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De sitter space - de Sitter–Schwarzschild metric

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In general relativity, the de Sitter–Schwarzschild solution describes a black hole in a causal patch of de Sitter space. Unlike a flat-space black hole, there is a largest possible de Sitter black hole, which is the Nariai spacetime.

http://inspirehep.net/record/503911/citations?ln=en

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De sitter space - de Sitter–Schwarzschild metric

  1. 1. The Origin of the Universe and the Arrow of Time Sean Carroll, Caltech How can we make sense of our unnatural-looking universe?
  2. 2. The single most surprising thing about the universe: things change. Eggs break, ice cubes melt, stars emit radiation, we record memories of the past. And it all happens in a consistent “direction” (from the past to the future) throughout the universe: the arrow of time.
  3. 3. Why does time have a direction? It’s not a feature of the microscopic laws of physics. Those work equally well forwards or backwards in time; they are “invariant under time reversal” (t ® -t, pi ® -pi).
  4. 4. Today’s take-home messages: 1. The origin of time’s arrow is cosmological. 2. We don’t understand why. 3. We might need to consider what happened before the Big Bang. 4. This is not just recreational theology.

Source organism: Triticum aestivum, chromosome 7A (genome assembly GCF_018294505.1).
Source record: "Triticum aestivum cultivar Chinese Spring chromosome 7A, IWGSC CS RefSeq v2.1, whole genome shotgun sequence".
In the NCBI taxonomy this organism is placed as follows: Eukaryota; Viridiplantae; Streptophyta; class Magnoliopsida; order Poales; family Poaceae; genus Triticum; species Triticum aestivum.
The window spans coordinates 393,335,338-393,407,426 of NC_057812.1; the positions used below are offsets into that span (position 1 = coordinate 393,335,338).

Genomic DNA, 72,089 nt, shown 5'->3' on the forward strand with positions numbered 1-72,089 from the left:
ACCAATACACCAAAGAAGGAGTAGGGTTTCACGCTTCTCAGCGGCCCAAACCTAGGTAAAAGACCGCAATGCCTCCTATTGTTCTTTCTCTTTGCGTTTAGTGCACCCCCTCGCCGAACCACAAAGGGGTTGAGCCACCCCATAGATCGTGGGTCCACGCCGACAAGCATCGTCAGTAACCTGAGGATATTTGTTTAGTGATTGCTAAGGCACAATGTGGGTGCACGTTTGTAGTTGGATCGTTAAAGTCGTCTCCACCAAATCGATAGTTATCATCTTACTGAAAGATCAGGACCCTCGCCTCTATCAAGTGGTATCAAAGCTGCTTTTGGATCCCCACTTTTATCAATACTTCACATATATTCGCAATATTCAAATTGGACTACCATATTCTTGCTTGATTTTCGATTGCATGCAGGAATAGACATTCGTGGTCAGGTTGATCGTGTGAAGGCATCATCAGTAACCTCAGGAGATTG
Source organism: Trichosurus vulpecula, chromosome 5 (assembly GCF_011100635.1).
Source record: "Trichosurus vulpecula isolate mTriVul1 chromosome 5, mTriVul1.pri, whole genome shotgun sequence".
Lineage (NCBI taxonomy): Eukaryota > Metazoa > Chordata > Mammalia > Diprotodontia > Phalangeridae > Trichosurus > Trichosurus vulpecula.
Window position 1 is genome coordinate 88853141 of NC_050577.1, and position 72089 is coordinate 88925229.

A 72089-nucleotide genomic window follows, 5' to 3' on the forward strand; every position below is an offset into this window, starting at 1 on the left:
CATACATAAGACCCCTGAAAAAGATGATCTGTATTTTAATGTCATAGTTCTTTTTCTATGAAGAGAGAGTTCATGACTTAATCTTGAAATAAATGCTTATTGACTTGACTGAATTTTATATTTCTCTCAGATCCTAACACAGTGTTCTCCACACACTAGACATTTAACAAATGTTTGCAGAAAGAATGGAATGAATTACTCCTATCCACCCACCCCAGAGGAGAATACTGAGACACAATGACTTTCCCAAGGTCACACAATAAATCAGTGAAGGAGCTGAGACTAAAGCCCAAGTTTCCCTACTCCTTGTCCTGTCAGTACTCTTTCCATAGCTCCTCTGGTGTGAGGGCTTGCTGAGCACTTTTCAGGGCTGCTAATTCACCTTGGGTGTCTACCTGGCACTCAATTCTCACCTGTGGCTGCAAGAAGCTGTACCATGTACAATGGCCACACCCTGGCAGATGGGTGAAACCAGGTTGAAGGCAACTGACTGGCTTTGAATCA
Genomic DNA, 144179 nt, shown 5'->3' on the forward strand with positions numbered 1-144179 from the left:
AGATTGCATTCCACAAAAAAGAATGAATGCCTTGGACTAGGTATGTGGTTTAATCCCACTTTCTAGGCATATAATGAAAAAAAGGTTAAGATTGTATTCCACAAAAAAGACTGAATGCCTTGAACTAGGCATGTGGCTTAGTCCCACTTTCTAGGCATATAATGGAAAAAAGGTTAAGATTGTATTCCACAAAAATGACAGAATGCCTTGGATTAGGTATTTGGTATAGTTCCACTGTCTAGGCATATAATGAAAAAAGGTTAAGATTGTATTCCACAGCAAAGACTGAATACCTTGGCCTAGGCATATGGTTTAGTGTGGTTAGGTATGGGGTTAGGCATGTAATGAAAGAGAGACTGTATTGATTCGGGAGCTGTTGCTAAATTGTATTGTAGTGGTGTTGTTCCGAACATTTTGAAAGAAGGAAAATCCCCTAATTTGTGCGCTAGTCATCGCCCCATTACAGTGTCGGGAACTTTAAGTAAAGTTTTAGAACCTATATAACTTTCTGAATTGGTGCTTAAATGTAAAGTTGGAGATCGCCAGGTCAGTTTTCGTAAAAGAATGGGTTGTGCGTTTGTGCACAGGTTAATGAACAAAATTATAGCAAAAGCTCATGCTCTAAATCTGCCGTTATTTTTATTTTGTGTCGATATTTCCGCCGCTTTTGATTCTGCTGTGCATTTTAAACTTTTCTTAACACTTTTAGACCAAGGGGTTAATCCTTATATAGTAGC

5. 5. Everyone knows why there is an arrow of time: entropy. The 2nd Law of Thermodynamics says that entropy tends to increase (in closed systems) as a function of time. Not invariant under time reversal! Alan Guth’s office
  6. 6. phase space sets of macroscopically indistinguishable microstates Entropy measures volumes in phase space. Boltzmann: entropy increases because there are more high- entropy states than low-entropy ones.
  7. 7. Entropy increases because there are more ways to be high-entropy than low-entropy. If you start in a low-entropy state, evolving to higher entropy is the most natural thing in the world. But why did the entropy start out so low? A question about initial conditions: the early universe!
  8. 8. The low entropy near the Big Bang is responsible for everything about the arrow of time. Life and death Biological evolution Memory The “flow” of time Without the arrow of time, we would be in thermal equilibrium -- everything static, nothing ever changing. The question is: why aren’t we in thermal equilibrium? [Penrose]